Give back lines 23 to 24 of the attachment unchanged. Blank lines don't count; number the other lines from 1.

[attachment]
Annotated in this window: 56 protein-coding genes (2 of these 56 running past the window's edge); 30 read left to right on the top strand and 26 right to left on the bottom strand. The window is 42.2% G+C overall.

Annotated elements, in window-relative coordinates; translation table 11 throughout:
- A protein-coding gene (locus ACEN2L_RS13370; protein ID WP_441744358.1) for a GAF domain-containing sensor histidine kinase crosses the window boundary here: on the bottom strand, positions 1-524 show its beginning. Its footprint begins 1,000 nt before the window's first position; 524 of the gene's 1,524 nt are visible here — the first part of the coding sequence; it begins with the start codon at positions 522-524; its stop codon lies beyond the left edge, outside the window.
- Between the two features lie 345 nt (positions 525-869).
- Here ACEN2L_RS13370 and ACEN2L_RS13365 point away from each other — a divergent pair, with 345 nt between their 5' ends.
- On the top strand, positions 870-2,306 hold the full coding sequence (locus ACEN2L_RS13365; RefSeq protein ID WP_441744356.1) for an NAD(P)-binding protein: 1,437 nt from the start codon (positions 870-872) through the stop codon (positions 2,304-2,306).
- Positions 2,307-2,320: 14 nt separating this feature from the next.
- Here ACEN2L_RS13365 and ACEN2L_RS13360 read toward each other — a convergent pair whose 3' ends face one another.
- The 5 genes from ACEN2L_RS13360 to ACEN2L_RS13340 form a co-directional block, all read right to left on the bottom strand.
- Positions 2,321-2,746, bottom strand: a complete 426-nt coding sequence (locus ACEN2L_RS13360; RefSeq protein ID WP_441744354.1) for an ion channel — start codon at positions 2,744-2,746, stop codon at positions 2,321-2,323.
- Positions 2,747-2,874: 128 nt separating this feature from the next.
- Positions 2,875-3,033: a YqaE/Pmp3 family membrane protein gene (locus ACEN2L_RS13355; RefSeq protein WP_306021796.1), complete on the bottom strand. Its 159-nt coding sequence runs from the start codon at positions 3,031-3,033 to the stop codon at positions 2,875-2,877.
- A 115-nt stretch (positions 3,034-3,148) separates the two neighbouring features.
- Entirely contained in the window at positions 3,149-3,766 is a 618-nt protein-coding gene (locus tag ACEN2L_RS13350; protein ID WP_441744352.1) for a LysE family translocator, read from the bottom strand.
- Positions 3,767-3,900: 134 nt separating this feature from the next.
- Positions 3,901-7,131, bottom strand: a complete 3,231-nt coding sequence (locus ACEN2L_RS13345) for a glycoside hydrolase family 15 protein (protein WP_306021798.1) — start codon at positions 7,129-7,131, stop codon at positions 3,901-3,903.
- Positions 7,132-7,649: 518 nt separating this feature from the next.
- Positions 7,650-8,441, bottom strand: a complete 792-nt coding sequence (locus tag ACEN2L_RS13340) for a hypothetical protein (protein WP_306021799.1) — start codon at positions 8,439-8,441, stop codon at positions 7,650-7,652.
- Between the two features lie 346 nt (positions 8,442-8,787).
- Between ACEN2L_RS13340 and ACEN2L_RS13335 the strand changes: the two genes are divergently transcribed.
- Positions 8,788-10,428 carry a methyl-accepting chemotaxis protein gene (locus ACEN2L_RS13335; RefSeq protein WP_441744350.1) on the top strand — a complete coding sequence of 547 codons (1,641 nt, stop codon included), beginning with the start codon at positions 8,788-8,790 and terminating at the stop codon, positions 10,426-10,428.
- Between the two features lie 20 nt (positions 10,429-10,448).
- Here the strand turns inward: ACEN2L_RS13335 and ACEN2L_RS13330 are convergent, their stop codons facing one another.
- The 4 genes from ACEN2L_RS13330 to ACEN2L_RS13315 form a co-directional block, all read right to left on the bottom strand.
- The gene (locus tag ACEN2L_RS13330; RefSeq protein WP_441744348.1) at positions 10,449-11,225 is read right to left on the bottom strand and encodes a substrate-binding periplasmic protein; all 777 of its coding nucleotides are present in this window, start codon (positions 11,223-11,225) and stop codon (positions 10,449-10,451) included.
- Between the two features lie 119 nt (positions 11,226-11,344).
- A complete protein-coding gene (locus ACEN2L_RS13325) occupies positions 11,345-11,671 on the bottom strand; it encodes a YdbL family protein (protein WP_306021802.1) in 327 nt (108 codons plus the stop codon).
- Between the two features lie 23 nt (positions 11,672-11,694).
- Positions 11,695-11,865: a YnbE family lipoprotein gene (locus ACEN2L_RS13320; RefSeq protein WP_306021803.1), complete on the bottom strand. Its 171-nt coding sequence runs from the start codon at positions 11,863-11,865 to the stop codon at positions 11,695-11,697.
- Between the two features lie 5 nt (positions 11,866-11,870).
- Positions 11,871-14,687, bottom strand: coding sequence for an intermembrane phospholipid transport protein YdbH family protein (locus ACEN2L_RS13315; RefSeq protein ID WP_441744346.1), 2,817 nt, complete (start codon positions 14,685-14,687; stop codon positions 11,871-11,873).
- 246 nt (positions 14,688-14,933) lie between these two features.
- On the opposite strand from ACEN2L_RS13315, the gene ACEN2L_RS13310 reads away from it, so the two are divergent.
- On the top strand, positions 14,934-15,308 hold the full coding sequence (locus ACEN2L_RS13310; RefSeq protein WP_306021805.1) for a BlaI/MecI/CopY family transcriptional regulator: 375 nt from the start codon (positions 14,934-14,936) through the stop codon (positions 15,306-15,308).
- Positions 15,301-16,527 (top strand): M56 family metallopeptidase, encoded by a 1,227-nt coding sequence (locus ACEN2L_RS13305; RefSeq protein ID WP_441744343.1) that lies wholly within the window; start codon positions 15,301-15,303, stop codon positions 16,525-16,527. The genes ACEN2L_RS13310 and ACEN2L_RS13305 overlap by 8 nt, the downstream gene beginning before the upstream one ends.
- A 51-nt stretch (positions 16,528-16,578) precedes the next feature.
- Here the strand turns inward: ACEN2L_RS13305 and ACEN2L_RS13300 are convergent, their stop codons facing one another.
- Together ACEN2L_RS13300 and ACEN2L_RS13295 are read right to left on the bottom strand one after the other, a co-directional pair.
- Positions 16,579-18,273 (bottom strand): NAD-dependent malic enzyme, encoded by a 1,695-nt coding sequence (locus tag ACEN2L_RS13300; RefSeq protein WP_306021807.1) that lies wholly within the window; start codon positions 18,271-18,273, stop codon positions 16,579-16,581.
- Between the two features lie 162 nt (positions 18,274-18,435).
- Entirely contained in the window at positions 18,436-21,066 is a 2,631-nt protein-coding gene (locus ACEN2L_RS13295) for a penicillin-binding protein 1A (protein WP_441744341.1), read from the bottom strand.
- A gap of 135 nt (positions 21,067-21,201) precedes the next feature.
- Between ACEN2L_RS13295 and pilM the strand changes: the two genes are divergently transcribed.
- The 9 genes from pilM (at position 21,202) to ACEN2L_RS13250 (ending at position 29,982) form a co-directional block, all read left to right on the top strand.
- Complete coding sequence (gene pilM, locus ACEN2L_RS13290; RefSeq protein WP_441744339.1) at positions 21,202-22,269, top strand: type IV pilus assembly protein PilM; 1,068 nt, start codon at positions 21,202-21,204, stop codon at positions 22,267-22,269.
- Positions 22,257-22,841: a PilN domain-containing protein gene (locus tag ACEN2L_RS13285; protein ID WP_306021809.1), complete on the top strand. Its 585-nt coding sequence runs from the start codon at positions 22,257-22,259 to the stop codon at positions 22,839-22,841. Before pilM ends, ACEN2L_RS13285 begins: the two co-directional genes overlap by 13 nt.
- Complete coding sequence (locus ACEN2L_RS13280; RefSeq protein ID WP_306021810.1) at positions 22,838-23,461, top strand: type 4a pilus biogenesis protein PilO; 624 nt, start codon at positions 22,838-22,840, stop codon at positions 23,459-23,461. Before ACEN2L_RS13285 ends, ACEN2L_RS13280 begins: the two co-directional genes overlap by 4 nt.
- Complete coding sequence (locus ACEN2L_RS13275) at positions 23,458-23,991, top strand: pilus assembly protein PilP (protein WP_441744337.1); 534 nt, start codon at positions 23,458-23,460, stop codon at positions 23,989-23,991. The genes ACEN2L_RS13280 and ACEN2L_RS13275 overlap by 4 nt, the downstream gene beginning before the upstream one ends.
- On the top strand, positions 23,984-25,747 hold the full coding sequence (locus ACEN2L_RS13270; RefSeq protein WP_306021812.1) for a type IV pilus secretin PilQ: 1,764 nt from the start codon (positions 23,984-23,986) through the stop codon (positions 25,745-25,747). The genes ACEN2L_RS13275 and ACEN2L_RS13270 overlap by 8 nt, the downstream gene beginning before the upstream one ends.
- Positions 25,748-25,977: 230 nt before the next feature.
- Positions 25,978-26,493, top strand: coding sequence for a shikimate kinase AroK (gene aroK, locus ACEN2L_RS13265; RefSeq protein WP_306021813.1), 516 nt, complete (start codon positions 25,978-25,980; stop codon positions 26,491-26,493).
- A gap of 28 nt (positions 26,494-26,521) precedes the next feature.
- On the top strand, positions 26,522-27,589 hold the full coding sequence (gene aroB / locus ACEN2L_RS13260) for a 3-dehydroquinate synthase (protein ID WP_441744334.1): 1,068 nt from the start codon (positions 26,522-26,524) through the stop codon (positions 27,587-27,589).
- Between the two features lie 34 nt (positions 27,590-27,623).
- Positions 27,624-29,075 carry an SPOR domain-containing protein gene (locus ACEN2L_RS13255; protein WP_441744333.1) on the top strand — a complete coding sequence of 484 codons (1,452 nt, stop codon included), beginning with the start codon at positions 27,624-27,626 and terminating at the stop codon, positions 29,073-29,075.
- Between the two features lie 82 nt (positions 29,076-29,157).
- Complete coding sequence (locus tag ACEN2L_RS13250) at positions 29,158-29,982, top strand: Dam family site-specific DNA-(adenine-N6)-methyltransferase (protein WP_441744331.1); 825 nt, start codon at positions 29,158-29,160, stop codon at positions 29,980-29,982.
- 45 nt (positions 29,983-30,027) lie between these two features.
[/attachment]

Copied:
- Here the strand turns inward: ACEN2L_RS13335 and ACEN2L_RS13330 are convergent, their stop codons facing one another.
- The 4 genes from ACEN2L_RS13330 to ACEN2L_RS13315 form a co-directional block, all read right to left on the bottom strand.